Ever wanted to find out how much diskspace each table was taking in a
database? Here’s how:

database=# SELECT
   pg_size_pretty(pg_relation_size(tablename)) AS table_size,
   pg_size_pretty(pg_total_relation_size(tablename)) AS total_table_size
   schemaname = 'public';
 tablename  | table_size | total_table_size
 deferrals  | 205 MB     | 486 MB
 errors     | 58 MB      | 137 MB
 deliveries | 2646 MB    | 10096 MB
 queue      | 7464 kB    | 22 MB
 unknown    | 797 MB     | 2644 MB
 messages   | 1933 MB    | 6100 MB
 rejects    | 25 GB      | 75 GB
(7 rows)

Table size is the size for the current data.
Total table size includes indexes and data that is too large to fix in
the main table store (things like large BLOB fields). You can find more
information in the PostgreSQL

Edit: changed to use pg_size_pretty(), which I thought existed, but couldn’t find in the docs. Brett Parker reminded me it did exist after all and I wasn’t just imagining it.

A while ago I published an article on PostgreSQL
user administration
. Typically, things have changed since I wrote
that article. I thought I’d detail a couple of the differences since
I wrote that guide.

The major difference is that you now have roles rather than users and
you use the CREATE ROLE command to create them instead of
CREATE USER, although the latter command still works. The
command line options for the createuser command have changed as
a result too. Before superuser and the ability to create new users were
the same thing. Now you can give a role permissions to create new roles
without giving them superuser powers. The options are now -s for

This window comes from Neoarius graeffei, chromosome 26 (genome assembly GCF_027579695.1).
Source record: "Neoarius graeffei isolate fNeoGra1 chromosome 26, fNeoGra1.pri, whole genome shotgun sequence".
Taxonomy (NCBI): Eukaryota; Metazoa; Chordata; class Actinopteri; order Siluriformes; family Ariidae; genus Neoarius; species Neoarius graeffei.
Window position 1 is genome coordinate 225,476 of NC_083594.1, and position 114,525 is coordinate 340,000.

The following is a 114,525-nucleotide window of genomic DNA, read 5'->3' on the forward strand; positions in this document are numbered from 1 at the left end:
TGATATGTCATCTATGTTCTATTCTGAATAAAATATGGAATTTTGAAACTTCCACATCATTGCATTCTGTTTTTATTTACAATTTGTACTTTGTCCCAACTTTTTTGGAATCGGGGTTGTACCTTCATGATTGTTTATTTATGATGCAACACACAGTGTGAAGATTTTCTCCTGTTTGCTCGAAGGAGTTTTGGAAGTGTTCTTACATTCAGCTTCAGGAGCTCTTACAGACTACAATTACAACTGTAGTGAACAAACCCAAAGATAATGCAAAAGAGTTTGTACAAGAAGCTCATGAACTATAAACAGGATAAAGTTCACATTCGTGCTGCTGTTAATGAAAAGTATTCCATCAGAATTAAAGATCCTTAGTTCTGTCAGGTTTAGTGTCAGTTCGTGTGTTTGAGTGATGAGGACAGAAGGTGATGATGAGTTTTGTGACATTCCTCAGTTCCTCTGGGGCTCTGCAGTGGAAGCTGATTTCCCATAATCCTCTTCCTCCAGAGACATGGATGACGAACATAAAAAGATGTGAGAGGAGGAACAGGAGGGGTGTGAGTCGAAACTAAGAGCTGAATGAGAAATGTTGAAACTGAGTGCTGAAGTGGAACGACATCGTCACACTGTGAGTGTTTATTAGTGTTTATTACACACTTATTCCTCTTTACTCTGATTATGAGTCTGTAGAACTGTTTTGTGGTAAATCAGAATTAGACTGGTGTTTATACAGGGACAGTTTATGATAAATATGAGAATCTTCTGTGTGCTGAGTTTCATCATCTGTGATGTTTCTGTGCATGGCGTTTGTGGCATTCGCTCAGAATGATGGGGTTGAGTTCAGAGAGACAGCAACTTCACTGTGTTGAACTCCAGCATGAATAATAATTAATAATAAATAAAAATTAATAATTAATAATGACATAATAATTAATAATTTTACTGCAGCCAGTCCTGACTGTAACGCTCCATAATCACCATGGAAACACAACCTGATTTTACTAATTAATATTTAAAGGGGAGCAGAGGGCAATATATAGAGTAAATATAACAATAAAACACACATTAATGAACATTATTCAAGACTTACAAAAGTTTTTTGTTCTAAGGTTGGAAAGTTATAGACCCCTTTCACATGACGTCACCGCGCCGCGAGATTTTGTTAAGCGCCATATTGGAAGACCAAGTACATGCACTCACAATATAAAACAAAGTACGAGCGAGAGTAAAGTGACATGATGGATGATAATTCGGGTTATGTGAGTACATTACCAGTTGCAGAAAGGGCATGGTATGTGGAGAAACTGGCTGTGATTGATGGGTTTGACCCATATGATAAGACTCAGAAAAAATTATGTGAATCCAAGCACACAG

superuser and -S for not superuser, -d to allow them to create
databases and -D to disallow database creation and -r to allow the new
role to create other roles and -R to prevent them. for a standard user
you probably want somethig like:

createuser -S -D -R -P user

The -P makes createuser ask you for a password for
the new role.

You can find out more information about the new role system in
PostgreSQL in the user
sections of the manual.

I decided it was probably time that I started backing up my
PostgreSQL databases and ended up writing a quick script to do just
that. I did have a look at pg_dumpall, but it appears
to only write to stdout, meaning I couldn’t have a file per database
like I wanted.


set -u
set -e


date=$(date +"%Y-%m-%d")
mkdir -p $dumpdir
find $dumpdir -name "*.sql" -mtime +10 -exec rm {} ;
for database in $(su - postgres -c "psql -l -t" | cut -d'|' -f 1 | grep -v template0);
        su - postgres -c "pg_dump $database" > $dumpdir/$database-$date.sql;

su - postgres -c "pg_dumpall -g" > $dumpdir/global-$date.sql

Just stick that in /etc/cron.daily/postgresql-backups and
you should end up with 10 days worth of backups. I’m not sure if
postgreSQL can have spaces in database names. I’m assuming it can’t.
The only other issue to deal with is not storing it on the same machine
as the database server, let alone on the same physical hardware or even
worse, the same partition.

Update: Corrected typo and added dumping global
objects to the script.

Sorry to anyone that got spammed by my change to pyblosxom
earlier today. I changed the base url, which changed the link of the
entries. I should sort out having proper guids.

Just a quick one. If you’ve ever created a table using the number of
seconds since 1970 and realised, after populating it with data, that you
really need it in a TIMESTAMP type? If so, you can quickly convert it
using this SQL:

      USING TIMESTAMP WITH TIME ZONE 'epoch' + created *interval '1 second';

With thanks to the PostgreSQL
for saving me hours working out
how to do this.